This critical moment in history requires our immediate attention and an end to squabbling. Youth have the persuasive power, the scientific education and the moral imagination to transform the discussion beyond our predominant bottom-line-obsessed paradigm. Youth will inspire us— through civic engagement and the creative arts — to invest in the future — their future.
Our Children's Trust, an Oregon-based organization empowering youth to get involved in climate leadership. Fifteen states are now actively engaged in youth leadership, regarding the reduction of fossil fuel emissions and the growth of clean, renewable energy. See our ACTION! section for more.
We work with iMatter, a national organization dedicated to youth-led Climate Recovery on a city-by-city basis.
Youth Power Director Jim Poyser became Executive Director of Earth Charter Indiana in September of 2013. He was trained by the Climate Reality Project in 2012 and has presented to over 15000 people in various formats, including live presentations, TV and radio interviews and a TEDx talk. His climate change game show, The Ain’t Too Late Show, advances his mission of bringing humor and the arts to the heavy subject of climate change.
Jim was born in South Bend, then lived in Bloomington where he got his degree from IU (Telecommunications and English). His over 30 plays have been performed throughout Indiana, plus Chicago and New York City. He is an award winning journalist and a published fiction writer, essayist and haiku poet, as well as co-founder of the ApocaDocs. He lives on the White River in Indianapolis.
If you want Jim to come to your school to present or to meet with students, contact him by filling out this form. There is no charge for this.
What Jim Poyser brings as a guest speaker is great energy and an optimistic message that really engaged our students. While he was in class, students asked questions and were able to better understand both the impact of climate change as well as how to more effectively influence decision makers. Jim’s use of humor kept the student’s attention and allowed them to hear a serious message without becoming discouraged. After his presentation, students picked topics to discuss in class that were related to climate change such as the Keystone XL pipeline and efforts to increase recycling. One student wrote a letter to the editor complaining that recycling bins were being dumped into larger dumpsters heading for a landfill and got that policy changed.
Bruce McCallister | Lecturer/Student Outreach Coordinator, IU School of Social Work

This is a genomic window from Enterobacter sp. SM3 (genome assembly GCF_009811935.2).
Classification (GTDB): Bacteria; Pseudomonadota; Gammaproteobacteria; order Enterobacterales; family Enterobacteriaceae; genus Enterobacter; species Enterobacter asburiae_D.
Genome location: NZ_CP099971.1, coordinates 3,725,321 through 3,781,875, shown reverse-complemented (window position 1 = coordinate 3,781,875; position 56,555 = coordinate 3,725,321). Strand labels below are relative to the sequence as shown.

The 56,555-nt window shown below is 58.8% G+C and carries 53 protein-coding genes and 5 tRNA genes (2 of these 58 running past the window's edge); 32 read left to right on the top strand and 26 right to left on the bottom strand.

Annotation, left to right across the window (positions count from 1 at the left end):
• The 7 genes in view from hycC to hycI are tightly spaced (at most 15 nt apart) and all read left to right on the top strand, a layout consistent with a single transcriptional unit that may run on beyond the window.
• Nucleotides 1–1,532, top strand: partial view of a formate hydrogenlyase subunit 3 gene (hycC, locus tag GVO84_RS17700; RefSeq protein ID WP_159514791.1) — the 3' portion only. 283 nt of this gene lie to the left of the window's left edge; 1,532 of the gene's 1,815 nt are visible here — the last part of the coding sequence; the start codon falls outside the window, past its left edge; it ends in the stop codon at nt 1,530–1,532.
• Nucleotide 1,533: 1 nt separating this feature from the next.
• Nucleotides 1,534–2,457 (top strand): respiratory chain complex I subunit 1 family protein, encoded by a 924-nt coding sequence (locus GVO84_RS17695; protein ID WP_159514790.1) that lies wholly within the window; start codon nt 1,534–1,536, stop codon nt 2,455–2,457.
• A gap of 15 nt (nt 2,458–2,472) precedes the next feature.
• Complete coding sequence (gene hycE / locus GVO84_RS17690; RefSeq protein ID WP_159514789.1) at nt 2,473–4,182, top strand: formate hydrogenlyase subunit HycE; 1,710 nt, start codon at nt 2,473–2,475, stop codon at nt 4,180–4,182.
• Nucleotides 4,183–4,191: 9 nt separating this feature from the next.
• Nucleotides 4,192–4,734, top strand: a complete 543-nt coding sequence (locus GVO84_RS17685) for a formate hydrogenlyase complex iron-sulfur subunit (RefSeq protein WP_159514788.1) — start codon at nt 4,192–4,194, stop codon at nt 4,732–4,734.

Jill Ditmire did a radio interview on WFYI for climate change, kids and my game show; aired Monday, Nov. 18. Another story aired March 26.
Alix Litwack, Good Earth, WITT, interviewed Jim for the Another Day of Living show; aired Dec. 7. Another story aired March 29.
Youth Power Indiana couldn't exist without the effort of interns. Past interns include Julia Wilson and Becky Decker, both of whom are students at Butler University; Alexis Litz from Hanover College and Zalika Thompson from Franklin College. If you are interested in interning at Youth Power Indiana, contact Jim through this form.
I met Jim Poyser when I lived in Carmel, Indiana. We worked together, alongside some incredibly talented and passionate people, on a project to pass a resolution for carbon neutrality by 2050. This project was inspired by the incredible youth activists doing similar work via organizations like iMatter and Our Children's Trust (they're very very cool, and you must check them out right this very second!!). Now that I live in Portland, I'm working with iMatter to continue empowering youth to join the movement; because, as we see time and time again, passionate youth can truly change the world.
— Maddie is 17 and lives in Portland, Oregon
Climate change is something that has been getting worse and worse over the decades. I think a lot of people set the problem aside because they think they have more time but that only makes it worse. I, as a member of my generation, can no longer keep sitting back with the knowledge of our world crumbling right in front of us. It really is time to take action and if adults won't do that, who are youth to do nothing? Let's really save the world. Sometimes, we just have to be our own heroes.
— Vanessa is 13 and lives in Indianapolis
Knowing that we are coming close to the day that everything will crumble makes me nervous. My generation will soon have kids of their own and I want to see a better day then, than I do now. That means it is up to me, and the people around me, to stand up and make a change in the world around us, because if we don’t, it will fade away slowly. I always have this in my head, “Being so fortunate, is so unfortunate.” We abuse the privileges and resources we are given rather than preserving and honoring the beauty. We can all stand together and make a change so being fortunate is a great thing, not a travesty.